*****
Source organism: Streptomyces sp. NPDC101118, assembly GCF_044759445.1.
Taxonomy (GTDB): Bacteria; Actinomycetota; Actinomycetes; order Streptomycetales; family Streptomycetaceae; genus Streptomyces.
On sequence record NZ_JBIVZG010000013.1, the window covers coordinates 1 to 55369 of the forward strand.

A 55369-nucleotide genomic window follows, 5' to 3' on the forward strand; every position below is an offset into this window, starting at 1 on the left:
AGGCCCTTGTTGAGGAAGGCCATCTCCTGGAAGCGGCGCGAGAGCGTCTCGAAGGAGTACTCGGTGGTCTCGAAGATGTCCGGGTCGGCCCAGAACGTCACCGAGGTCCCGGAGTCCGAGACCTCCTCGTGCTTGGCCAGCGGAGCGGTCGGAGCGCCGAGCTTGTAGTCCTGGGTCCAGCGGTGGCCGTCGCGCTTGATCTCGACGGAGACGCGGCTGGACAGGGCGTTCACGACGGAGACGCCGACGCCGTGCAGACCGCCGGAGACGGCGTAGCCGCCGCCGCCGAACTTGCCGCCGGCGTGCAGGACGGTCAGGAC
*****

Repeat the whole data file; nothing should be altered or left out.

Source organism: Streptomyces sp. NPDC101118, assembly GCF_044759445.1.
Taxonomy (GTDB): Bacteria; Actinomycetota; Actinomycetes; order Streptomycetales; family Streptomycetaceae; genus Streptomyces.
On sequence record NZ_JBIVZG010000013.1, the window covers coordinates 1 to 55369 of the forward strand.

A 55369-nucleotide genomic window follows, 5' to 3' on the forward strand; every position below is an offset into this window, starting at 1 on the left:
AGGCCCTTGTTGAGGAAGGCCATCTCCTGGAAGCGGCGCGAGAGCGTCTCGAAGGAGTACTCGGTGGTCTCGAAGATGTCCGGGTCGGCCCAGAACGTCACCGAGGTCCCGGAGTCCGAGACCTCCTCGTGCTTGGCCAGCGGAGCGGTCGGAGCGCCGAGCTTGTAGTCCTGGGTCCAGCGGTGGCCGTCGCGCTTGATCTCGACGGAGACGCGGCTGGACAGGGCGTTCACGACGGAGACGCCGACGCCGTGCAGACCGCCGGAGACGGCGTAGCCGCCGCCGCCGAACTTGCCGCCGGCGTGCAGGACGGTCAGGAC